Tag Archives: Karen Joy Fowler

Wiscon 38, Day 3 – Saturday May 24th, 2014

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Saturday started with hotel restaurant breakfast with Catherine Schaff Stump and other Codexians who came and went. As usual with Codexians – good company, great conversation. Wiscon’s a terrific place to catch up with people who you don’t usually get to see, or who you’ve only met online. Except that very often, they’re rushing in one direction, and you’re rushing in another, because Wiscon has so much going on that there are three things you want to attend in every time-slot. So it was nice to get to actually sit and chat.

I caught half of the ‘Feminist Endings’ panel, which discussed the romance reader expectations of a Happily Ever After in which the protagonists pair off at the end. “Many speculative fiction novels include a romantic subplot with often a paired coupling at the end… How can feminist writers resist or re-imagine different kinds of endings if a large sector of the reading public has been encouraged to expect romance?” One panelist described her experience of being asked by editors to switch genres – from Romance to SFF and then back to Romance in a multi-book series. It didn’t work, which highlighted the different norms in the genres. The discussion was interesting, but expectedly inconclusive.

Reaching Readers: Best Practices for Writers‘ was really useful, especially in a market that is changing so quickly. More and more authors are self-published; many others are published by small or micro presses. The internet provides readers with the ability to interact with authors. “The old advice about writers remaining aloof is outdated… Aloofness is a privilege that writers can’t afford.”  On Sunday, I went to a related panel, ‘Selling Yourself: The Journey of Self-Marketing.‘ “Today, authors find they must become part of the marketing machinery if they want their work to succeed… Is social media all there is? How do you stay professional while engaging in ways that sell your work?” I have a separate blog post to capture these discussions.

Time, Contingency and Memory centered on the artwork of Laurie Toby Edison, whom most of us know best as a jewelry artist and photographer. But this was different; it was artworks made on the iPad with assemblages of meaningful photographs and objects. She’s starting a project to reflect her life through a series of such images. The discussion centered on memories, retrieving them, sharing them, validating them. Many of us – including the panelists – who are older have lost people with whom we shared memories; in some cases, they may have been the *only* people with whom we shared that memory. It was bittersweet.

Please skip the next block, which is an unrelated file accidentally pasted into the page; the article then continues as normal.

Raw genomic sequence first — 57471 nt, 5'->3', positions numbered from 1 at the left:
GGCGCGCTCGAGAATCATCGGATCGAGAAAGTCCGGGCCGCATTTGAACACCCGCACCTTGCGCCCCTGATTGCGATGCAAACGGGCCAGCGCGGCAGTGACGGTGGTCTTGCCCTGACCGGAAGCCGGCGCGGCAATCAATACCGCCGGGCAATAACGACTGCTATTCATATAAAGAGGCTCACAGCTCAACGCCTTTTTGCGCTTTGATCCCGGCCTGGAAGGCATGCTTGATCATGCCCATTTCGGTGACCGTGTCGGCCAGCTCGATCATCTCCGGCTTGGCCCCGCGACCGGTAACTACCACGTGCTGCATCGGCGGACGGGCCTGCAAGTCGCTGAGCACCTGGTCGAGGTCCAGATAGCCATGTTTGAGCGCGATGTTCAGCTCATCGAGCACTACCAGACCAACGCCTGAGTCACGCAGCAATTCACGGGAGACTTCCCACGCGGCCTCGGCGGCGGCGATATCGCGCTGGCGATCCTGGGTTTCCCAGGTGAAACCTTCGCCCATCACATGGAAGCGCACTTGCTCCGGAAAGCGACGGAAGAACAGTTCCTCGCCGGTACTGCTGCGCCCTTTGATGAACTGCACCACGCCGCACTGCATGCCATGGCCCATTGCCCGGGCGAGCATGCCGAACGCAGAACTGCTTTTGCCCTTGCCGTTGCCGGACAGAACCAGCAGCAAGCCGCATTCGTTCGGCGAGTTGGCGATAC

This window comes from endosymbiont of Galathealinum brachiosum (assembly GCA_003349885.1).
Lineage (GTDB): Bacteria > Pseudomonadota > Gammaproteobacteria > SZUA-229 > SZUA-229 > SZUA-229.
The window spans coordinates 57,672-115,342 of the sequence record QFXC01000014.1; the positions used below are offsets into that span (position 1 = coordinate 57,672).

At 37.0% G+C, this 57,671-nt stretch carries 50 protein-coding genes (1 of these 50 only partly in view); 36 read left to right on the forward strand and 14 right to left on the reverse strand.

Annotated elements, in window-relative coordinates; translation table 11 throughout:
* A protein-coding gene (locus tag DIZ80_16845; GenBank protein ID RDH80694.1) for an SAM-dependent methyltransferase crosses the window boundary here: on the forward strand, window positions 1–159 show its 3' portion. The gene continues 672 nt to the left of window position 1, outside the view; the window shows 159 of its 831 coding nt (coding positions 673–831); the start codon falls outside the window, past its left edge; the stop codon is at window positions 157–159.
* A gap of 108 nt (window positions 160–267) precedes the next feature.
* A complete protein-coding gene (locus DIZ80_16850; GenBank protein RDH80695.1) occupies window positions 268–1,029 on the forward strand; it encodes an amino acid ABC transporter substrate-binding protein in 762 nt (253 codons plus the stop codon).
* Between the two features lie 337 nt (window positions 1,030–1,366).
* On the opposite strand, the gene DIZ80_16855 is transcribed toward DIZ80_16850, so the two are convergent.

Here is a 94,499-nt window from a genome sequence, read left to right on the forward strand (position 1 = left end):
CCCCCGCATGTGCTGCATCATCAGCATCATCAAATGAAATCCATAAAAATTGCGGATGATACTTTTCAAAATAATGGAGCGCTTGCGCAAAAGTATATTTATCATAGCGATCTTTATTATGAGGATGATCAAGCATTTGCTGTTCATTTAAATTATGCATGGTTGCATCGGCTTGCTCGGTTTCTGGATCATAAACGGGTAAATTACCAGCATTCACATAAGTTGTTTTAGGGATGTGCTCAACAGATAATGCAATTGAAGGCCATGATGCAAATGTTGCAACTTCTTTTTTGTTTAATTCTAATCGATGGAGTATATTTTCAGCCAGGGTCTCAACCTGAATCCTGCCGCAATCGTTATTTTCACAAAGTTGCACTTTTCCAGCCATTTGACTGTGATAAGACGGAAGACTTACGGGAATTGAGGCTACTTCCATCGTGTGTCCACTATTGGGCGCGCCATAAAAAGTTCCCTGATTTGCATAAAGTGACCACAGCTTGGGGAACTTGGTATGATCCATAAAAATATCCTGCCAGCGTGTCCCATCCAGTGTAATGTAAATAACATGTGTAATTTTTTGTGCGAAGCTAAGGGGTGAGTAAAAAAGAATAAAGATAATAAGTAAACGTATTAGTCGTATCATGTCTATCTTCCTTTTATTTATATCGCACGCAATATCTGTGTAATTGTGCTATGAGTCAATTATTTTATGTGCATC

The Outer Alliance reading was excellent. (In fact, all the readings I attended at Wiscon were excellent.) My only quarrel with readings is that sometimes people only read fragments, and I’m left hanging… Anyway, my friend Julie read a piece that she’d actually written during Wiscon. It was smart and funny and I wish she’d write more stuff so I could read it.

Then it was time for the Tiptree auction. This is one of the highlights of Wiscon for me, and it really should be called the Ellen Klages Saturday Night Live Tiptree Auction Show. Ellen Klages is always the auctioneer and she’s hilarious and outrageous. Except, this time, she’d injured her back and could not make it… could they even have an auction without her?

Ellen Klages video at the Tiptree Auction 2014

They did. Karen Joy Fowler and Pat Murphy and a team of volunteers dug out their suppressed comedic sides. People like Ellen Kushner, and David Levine, and Nisi Shawl. Who knew? It was very funny, perhaps slightly less crazy and unpredictable than Ellen Klages, but had us roaring nonetheless. They were ably assisted by a couple of young kids, who seemed to thoroughly enjoy the limelight and clearly are Wiscon NextGen. Ellen Klages sent a video with the theme, the Show Must Go On. It did, Ellen, and brilliantly. But we still want you back next year. With a healed back.

I won a galley of Karen Joy Fowler’s We Are All Completely Beside Ourselves (which I wrote about in an earlier post).  Of course I have it on Kindle, but this was for her autograph. It was a bit more special than just a bookstore copy.

I made a round of the parties; the Haiku Earring party seemed the best attended but they were all quite quiet. What drew me in, unexpectedly, were the game tables – new this year. Vylar Kaftan, a friend from the Bay Area was at a table of a dozen people playing Telestrations, and when someone retired from the game I replaced them. It’s sort of like the old game of “Telephone” in which each person whispers something to their neighbor, who whispers what they think they heard to their neighbor and so on. Only, this is done with paper and pen (or rather a dry-erase booklet and a marker). Each person writes a word or phrase, and passes it to their neighbor. The next person draws it, and passes it on. The next person writes what they see in the picture, and passes it on to their neighbor, who draws that phrase. This continues until the booklets are back to their originators. Then you have a show-and-tell of the booklets, and it’s just ridiculously funny to see how each sequence went. The game’s best played with at least 6 players, but is better with maybe 10-12. And it’s probably best played with people you don’t know very well, because they become predictable and so the sequences wouldn’t diverge as much.